This week, Right on Crime signatories Newt Gingrich and B. Wayne Hughes published an important piece in the LA Times entitled, “What California can learn from the red states on crime and punishment.” In it, they make the case for California’s Proposition 47, the Reduced Penalties for Some Crimes Initiative that’s slated for a vote on November 4.
Gingrich and Hughes describe the problem:
Over-incarceration makes no fiscal sense. California spends $62,396 per prisoner each year, and $10 billion overall, on its corrections system. That is larger than the entire state budget of 12 other states. This expenditure might be worth it if we were safer because of it. But with so many offenders returning to prison, we clearly aren’t getting as much public safety — or rehabilitation — as we should for this large expenditure.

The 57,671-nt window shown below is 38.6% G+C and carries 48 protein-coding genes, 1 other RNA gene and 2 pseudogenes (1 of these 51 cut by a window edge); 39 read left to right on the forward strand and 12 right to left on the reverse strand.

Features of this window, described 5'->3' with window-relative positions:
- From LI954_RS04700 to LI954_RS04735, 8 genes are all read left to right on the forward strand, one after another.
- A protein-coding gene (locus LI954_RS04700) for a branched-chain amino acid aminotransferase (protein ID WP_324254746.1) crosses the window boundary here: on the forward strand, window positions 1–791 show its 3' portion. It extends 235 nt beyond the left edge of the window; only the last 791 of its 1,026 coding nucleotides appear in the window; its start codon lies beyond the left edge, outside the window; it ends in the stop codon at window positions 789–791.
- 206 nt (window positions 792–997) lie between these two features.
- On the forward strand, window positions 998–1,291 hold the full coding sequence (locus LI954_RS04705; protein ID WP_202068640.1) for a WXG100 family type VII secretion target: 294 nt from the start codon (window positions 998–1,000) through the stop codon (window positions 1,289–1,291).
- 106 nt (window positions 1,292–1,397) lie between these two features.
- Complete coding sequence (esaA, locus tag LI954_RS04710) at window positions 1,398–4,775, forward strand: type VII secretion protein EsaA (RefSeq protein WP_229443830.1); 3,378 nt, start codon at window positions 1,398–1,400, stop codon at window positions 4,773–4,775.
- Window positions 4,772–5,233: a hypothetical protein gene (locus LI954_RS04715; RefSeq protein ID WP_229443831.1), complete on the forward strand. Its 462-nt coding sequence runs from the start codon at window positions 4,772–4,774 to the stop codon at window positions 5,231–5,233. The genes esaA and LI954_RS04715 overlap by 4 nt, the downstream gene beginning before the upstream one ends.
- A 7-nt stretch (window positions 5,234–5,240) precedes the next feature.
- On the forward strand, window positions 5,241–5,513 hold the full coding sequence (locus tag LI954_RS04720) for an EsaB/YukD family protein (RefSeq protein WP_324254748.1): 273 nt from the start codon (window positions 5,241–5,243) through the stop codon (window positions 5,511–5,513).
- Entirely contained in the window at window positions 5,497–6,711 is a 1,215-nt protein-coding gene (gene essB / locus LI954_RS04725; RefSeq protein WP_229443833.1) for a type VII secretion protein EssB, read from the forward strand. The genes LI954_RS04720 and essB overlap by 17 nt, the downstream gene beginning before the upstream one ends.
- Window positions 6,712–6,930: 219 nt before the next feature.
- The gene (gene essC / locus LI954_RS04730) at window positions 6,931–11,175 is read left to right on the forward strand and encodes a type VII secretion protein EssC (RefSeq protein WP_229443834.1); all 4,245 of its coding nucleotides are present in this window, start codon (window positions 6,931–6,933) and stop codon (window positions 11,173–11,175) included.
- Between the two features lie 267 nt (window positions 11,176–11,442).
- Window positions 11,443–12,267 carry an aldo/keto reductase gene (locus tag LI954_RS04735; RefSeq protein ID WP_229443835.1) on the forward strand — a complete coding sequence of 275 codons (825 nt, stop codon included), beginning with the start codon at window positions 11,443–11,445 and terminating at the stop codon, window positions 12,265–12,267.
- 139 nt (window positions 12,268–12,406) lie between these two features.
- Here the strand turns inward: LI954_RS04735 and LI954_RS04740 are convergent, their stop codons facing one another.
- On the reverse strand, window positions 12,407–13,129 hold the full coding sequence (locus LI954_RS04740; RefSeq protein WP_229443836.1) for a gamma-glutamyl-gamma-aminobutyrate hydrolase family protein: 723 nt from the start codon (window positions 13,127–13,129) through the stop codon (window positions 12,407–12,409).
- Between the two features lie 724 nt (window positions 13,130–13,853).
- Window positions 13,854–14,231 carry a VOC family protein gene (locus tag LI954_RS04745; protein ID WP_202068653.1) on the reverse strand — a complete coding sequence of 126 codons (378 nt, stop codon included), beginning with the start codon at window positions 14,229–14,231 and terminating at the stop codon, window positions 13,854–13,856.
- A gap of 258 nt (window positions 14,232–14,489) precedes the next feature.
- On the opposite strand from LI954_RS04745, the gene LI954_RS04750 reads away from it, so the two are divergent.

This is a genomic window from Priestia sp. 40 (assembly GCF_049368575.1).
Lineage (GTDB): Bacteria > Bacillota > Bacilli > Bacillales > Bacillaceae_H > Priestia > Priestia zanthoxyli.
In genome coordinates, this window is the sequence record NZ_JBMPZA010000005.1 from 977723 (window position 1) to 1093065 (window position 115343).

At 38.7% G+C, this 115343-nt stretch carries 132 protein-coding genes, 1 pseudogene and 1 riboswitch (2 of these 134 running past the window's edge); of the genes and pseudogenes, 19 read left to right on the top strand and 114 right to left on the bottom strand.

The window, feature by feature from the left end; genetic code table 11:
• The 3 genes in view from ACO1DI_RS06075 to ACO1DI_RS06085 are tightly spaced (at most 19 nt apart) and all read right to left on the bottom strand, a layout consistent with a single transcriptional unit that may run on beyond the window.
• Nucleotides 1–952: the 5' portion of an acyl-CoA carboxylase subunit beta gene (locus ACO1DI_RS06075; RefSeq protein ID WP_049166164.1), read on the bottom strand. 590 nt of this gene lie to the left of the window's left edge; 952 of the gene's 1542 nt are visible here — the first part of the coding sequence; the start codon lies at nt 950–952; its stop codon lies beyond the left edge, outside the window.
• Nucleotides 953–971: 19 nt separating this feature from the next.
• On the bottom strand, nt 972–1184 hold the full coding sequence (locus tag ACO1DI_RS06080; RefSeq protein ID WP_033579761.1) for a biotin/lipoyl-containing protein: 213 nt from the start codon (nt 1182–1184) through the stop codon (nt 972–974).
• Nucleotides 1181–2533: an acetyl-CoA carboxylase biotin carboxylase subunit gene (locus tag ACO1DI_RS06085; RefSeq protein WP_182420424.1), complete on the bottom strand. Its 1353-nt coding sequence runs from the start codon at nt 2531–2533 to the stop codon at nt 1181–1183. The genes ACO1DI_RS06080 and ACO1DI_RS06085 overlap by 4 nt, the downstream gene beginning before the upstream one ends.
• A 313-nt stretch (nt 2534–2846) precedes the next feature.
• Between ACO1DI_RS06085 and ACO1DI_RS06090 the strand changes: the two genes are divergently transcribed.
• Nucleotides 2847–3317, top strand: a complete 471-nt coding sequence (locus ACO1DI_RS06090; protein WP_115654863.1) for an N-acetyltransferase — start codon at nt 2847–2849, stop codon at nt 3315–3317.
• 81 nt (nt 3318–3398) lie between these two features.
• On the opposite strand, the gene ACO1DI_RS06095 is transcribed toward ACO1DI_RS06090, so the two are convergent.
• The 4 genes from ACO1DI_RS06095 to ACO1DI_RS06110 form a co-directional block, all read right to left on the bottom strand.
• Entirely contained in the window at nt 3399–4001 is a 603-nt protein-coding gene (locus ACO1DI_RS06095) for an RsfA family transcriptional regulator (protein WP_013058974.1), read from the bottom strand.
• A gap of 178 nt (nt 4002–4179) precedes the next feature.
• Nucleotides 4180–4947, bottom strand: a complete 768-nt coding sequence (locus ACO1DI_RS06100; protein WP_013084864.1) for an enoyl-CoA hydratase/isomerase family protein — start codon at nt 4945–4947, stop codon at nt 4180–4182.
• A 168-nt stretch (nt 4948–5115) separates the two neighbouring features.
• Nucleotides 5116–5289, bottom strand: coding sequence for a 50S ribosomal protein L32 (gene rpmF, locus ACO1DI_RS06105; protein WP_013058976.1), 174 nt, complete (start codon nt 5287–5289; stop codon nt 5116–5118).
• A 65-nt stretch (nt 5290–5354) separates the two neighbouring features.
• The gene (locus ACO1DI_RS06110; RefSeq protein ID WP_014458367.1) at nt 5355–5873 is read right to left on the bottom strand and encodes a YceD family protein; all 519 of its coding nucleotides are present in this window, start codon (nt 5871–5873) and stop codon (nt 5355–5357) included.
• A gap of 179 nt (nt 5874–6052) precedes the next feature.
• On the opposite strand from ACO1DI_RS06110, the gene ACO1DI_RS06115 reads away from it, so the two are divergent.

Proposition 47 on the November ballot will do this by changing six nonviolent, petty offenses from felony punishments (which now can carry prison time) to misdemeanor punishments and local accountability.
The measure is projected to save hundreds of millions of taxpayer dollars per year, and it will help the state emphasize punishments such as community supervision and treatment that are more likely to work instead of prison time.